Twitter on Thursday turned to a US federal court in its latest effort to stop spammers targeting the worldwide one-to-many text messaging service.
Twitter sued a small cadre of what it described as "the most aggressive" culprits behind blitzes of messages ranging from junk promotions to frauds and even links to websites or files booby-trapped with viruses.
"Our engineers continue to combat spammers' efforts to circumvent our safeguards, and today we're adding another weapon to our arsenal: the law," the San Francisco-based firm said in a blog post.
"With this suit, we're going straight to the source."
The suit filed in a San Francisco federal court targets five spam-generating software programs and their creators, according to Twitter.
"By shutting down tool providers, we will prevent other spammers from having these services at their disposal," Twitter said.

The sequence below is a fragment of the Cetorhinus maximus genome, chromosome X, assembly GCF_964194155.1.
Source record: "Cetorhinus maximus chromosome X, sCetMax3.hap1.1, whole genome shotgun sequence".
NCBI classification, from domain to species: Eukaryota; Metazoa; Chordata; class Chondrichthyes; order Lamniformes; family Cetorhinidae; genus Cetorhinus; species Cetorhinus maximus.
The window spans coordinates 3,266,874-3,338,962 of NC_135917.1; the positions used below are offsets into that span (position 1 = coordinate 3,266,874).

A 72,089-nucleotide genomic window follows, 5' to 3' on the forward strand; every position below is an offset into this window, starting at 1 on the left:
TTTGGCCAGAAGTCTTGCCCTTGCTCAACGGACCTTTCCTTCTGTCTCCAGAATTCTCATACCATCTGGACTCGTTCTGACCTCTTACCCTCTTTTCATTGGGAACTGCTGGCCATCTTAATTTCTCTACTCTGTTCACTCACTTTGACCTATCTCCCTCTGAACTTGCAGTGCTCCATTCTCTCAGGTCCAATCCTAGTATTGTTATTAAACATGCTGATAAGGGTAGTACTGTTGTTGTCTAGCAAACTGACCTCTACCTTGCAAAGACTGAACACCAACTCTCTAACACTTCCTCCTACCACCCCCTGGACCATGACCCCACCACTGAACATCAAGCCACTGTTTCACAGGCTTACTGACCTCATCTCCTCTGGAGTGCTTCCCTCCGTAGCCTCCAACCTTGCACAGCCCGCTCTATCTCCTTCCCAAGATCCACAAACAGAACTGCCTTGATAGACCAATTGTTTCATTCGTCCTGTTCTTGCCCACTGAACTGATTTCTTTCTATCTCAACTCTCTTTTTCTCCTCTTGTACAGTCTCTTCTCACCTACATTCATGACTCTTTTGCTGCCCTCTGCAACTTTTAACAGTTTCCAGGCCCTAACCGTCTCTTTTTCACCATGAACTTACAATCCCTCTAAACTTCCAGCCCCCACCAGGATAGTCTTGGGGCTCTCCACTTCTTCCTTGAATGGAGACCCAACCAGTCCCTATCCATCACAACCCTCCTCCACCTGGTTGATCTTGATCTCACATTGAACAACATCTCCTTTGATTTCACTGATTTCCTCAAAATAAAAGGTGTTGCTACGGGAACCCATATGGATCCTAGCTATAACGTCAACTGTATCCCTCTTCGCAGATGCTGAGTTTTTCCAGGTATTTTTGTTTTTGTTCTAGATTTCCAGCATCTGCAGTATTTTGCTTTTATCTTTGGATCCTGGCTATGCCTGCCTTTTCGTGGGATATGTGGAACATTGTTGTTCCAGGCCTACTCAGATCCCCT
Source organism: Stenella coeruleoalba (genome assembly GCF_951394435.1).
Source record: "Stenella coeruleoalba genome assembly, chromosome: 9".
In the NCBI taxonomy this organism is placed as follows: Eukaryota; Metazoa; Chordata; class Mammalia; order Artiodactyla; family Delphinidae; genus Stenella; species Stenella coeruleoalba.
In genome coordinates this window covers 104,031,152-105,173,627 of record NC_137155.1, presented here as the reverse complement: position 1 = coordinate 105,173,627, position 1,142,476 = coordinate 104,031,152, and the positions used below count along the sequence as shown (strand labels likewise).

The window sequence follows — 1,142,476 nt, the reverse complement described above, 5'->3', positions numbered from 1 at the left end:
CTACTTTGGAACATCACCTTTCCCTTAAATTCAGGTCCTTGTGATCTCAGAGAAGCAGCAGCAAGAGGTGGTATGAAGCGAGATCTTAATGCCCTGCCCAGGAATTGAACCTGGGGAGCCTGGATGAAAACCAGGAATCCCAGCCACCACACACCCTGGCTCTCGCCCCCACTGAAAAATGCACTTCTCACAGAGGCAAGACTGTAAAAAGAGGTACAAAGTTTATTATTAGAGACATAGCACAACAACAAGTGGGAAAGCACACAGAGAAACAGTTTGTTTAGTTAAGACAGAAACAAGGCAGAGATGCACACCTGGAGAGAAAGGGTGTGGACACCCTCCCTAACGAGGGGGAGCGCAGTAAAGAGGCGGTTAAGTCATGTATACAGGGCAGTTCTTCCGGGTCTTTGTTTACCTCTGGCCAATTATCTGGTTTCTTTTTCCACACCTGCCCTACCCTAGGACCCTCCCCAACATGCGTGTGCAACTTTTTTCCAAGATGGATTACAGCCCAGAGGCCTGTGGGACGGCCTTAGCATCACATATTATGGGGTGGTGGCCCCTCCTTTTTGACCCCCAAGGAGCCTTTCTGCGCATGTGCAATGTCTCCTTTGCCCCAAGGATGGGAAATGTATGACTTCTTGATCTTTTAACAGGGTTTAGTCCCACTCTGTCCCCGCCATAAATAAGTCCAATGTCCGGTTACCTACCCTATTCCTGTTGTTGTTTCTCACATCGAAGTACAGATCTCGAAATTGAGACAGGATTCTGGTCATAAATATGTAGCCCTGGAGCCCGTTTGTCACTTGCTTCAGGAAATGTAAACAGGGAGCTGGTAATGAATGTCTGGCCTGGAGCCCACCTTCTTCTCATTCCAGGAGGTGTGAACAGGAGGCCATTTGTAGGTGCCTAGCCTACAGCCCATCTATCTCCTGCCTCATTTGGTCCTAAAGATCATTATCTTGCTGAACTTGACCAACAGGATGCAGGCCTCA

"Further, we hope the suit acts as a deterrent to other spammers."
Twitter claims it is growing at a record pace, with 140 million active users. More than 340 million terse text messages, or "tweets," are sent daily, according to Twitter.
"As our reach expands, we become a more attractive target for spammers," the micro-blogging service said.
"While spam is a small fraction of the incredible content you can find on Twitter, we know just how distracting it can be."
Twitter engineers continue to ramp up the service's technical defenses, which include analyzing whether tweeted links lead to malicious content.
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